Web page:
Thursday Three For All: To-Do Lists, Podfasters, and David Letterman’s “Childhood Friends”
It’s Thursday, kiddies: the day when I roll out a few things I’ve been reading over the past week. Three of ‘em, to be exact. Enjoy. (Remember: click on the big bold print to read the entire article.)
(via @KarlVaters) That giant sucking sound you hear is me gasping that my to-do list is not all-sufficient.
I love keeping to-do lists. They help me stay on task, keep track of my progress, determine who should be doing what, and so much more.
But I have to constantly remind myself that a to-do list is not a plan.
Starting a to-do list isn’t the creation of a plan, and crossing that last item off the list (as embarrassingly satisfying as that feels) is not the completion of a plan. It’s just a list. Helpful, to be sure, but it’s not a plan.
If I want to get things done, I need a to-do list. If I want to get important things done, I need a plan.
Usually, a good plan will involve a to-do list – maybe several lists for every step in the implementation of the plan. But a good plan is much more than that.
Rachel Kenny started listening to podcasts in 2015 — and quickly fell behind. “As I started subscribing to more and more podcasts, they started stacking up, and I couldn’t keep up at normal speed,” the 26-year-old data scientist in Indianapolis told BuzzFeed News. “I also had to listen to the backlist of all the podcasts when I subscribed to them.” So Kenny began listening faster: first at 2x, then she worked her way up to 3x. She stopped only because “that’s just as fast as the Downcast app allows.” She estimates that she listens to five to seven hours of podcasts a day (which equals 15 to 21 hours at normal speed), “so maybe 20 to 40 episodes a day or 100 to 250 a week,” she said. She tracks her listening habits on a spreadsheet.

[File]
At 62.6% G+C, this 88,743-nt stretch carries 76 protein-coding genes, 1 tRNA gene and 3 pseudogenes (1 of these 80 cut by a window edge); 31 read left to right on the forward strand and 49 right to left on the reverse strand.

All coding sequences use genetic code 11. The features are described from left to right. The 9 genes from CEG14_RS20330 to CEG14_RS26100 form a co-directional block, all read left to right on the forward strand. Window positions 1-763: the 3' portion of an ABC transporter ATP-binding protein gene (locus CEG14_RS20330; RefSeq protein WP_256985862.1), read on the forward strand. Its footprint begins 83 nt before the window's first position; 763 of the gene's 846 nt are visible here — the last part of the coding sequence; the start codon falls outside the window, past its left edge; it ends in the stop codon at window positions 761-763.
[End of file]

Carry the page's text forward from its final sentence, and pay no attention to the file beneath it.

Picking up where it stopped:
Kenny’s listening habits may be extreme, but she’s not alone. Meet the podfasters, a subset of podcast obsessives who listen to upward of 50 episodes a week, by, like Kenny, listening extremely fast. They’re an exclusive group: According to Marco Arment, creator of the Overcast podcast app, only around 1% of Overcast listeners use speeds of 2x or higher. (An app called Rightspeed, which costs $2.99, allows you to listen at up to 10x.)
(via @laughingsquid) This is great. Fred Armisen and Bill Hader team up to tell where Dave got all of his best jokes.
photo credit: Jason Mathis